By Samuel Ee
Tucked away in the sprawling Opel factory in Ruesselsheim, Germany is what seems like an anachronism - a small workshop with grimy windows, dwarfed by the modern buildings. But this is where, half an hour by car from Frankfurt, the entire history of the Opel brand has been lovingly pieced together and put on display.
The Opel museum is actually a working garage and among the collection of mint condition vintage, classic and contemporary cars, mechanics can be seen repairing an assortment of models ranging from a large stately convertible from the 1950s, to a race-winning rally car from the 1980s.
But the automobile wasn't the first machine that founder Adam Opel first started making and selling. In 1862, the well-travelled and technically inclined young man from Ruesselsheim began manufacturing sewing machines, before moving on to bicycle production not long after. Various examples of both can be viewed at the museum.
After making millions of each, it was left to Adam's two sons - Fritz and Wilhelm - to produce the first Opel car in 1899. The Opel Patent Motor Car had a single-cylinder engine and a top speed of 20 kmh but it was based on a collaboration with another manufacturer.
The Opel brothers only began making cars on their own later, and over the years, they introduced several important models. One was the Doctor's Car, so-called because medical practitioners required quick and reliable transport, and they happened to be among the few who could afford an automobile in those days.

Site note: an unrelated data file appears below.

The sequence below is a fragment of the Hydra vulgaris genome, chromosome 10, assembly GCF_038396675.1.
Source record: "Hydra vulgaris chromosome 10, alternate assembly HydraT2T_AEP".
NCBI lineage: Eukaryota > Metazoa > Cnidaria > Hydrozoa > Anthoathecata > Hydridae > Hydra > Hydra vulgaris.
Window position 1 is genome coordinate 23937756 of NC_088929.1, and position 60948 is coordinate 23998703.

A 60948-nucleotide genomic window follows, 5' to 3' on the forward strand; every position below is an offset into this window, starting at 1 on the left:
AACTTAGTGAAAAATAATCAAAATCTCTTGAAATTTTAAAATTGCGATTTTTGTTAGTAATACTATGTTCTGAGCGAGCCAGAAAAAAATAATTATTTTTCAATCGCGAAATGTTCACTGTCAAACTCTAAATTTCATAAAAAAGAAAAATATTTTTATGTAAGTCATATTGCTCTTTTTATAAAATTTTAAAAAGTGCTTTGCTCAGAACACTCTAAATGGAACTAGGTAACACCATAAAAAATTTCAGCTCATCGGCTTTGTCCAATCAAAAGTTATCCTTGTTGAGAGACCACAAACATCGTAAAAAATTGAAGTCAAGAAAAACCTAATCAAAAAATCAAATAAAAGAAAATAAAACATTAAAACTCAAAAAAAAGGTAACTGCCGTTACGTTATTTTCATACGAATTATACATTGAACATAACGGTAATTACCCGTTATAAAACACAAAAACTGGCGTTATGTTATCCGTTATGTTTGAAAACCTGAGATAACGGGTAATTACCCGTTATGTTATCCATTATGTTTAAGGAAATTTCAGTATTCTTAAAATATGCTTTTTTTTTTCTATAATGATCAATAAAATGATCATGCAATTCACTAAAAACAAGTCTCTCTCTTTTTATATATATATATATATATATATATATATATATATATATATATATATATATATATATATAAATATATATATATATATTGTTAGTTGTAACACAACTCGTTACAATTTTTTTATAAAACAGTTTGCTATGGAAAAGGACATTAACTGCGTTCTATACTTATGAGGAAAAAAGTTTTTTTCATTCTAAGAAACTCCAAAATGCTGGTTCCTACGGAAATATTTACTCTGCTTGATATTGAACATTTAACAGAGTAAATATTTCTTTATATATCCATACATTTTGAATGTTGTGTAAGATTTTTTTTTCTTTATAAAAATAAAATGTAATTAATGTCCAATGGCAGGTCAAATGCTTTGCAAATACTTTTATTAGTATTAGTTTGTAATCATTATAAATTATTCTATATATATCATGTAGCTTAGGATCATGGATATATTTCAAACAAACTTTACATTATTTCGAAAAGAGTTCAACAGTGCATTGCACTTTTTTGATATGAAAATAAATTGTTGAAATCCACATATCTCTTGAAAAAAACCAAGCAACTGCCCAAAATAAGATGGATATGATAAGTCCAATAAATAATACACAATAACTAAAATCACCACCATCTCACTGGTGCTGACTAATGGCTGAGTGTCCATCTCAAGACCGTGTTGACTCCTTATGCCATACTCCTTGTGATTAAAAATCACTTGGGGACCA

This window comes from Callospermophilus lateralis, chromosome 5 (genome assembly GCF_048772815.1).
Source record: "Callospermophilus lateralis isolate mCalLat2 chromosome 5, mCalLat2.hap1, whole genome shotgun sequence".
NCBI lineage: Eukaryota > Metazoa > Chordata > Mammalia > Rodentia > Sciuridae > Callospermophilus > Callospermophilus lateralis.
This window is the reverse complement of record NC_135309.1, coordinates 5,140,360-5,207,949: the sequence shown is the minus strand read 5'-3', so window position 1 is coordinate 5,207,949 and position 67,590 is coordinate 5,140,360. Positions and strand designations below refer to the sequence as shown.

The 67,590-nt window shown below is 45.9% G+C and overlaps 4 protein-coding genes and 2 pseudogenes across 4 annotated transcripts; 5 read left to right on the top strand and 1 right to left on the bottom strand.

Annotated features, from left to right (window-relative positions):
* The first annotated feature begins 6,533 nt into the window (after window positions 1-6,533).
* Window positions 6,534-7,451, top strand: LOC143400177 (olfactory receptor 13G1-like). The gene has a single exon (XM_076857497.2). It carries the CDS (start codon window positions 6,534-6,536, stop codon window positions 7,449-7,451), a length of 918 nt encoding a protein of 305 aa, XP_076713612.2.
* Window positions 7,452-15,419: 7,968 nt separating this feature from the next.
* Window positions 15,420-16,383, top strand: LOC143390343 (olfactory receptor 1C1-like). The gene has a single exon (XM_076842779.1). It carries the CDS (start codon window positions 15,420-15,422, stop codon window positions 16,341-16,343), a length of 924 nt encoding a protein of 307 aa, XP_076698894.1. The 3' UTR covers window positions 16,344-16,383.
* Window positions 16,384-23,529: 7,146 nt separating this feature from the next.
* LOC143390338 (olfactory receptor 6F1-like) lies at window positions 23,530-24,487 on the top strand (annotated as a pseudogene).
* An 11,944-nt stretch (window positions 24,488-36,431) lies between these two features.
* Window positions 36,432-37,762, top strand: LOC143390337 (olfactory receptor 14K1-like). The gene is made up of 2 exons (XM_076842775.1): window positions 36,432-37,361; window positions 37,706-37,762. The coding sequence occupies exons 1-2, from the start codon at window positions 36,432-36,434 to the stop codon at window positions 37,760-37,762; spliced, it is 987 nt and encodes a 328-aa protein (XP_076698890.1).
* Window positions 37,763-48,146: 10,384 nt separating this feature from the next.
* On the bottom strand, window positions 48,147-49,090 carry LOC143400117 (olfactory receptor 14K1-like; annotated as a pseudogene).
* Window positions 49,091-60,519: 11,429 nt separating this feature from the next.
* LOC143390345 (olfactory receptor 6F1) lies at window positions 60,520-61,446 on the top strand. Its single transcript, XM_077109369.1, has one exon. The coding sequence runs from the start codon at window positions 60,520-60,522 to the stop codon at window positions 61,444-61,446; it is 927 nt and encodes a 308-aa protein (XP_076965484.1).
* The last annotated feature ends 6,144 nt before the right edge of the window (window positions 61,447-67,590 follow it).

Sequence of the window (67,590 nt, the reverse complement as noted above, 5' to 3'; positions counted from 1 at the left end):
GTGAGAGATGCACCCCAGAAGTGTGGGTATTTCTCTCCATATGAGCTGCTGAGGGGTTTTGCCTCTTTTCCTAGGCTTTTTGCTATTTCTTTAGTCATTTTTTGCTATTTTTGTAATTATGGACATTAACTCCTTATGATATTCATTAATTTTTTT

The Doctor's Car had a few interesting innovations, one of which was its headlamps. Essentially glass lanterns, they used candles which always maintained the right height even as they burned down, thanks to an ingenious spring-loaded holder. The headlamp could also be removed from the vehicle and used by the doctor to light his way to the patient's house.
But for car lovers, the Opel Museum must surely be fascinating for its wide collection of concept and classic cars. One of them is the timeless Opel GT. This elegant coupe was made from 1968 to 1973 and it was not only its styling that made the headlines. The advertising tagline Only flying is better was used to market it, and this slogan was so popular that it eventually became a figure of speech in German society.
Then there is the ageless Opel Calibra. When this sleek coupe was introduced in 1990, it boasted the world's best drag coefficient of 0.26. It was also one of the first cars to have a catalytic converter when a year earlier, Opel became the first among European car manufacturers to introduce these emission control devices as standard equipment on all models.
Looking around the Opel Museum, the visitor may find that several important models in its history are missing. Until the curator invites you downstairs to the basement, which is not open to the public. Here in this underground hall is a treasure trove of Opel gems. One of them is a pre-production model of the Meriva.
Before producing this mini MPV with its novel rear coach doors, Opel created this specially designed specimen to test consumer reaction by having one back door conventionally hinged to the centre pillar on one side of the car, and a rear-hinged coach door on the other side.
Unsuspecting members of the public were invited into the back seat using the conventional door but asked to exit through the coach door. Needless to say, many of them were tickled by the unusual configuration.
Like this one-off Meriva, a visit to the Opel Museum is also a rare treat.
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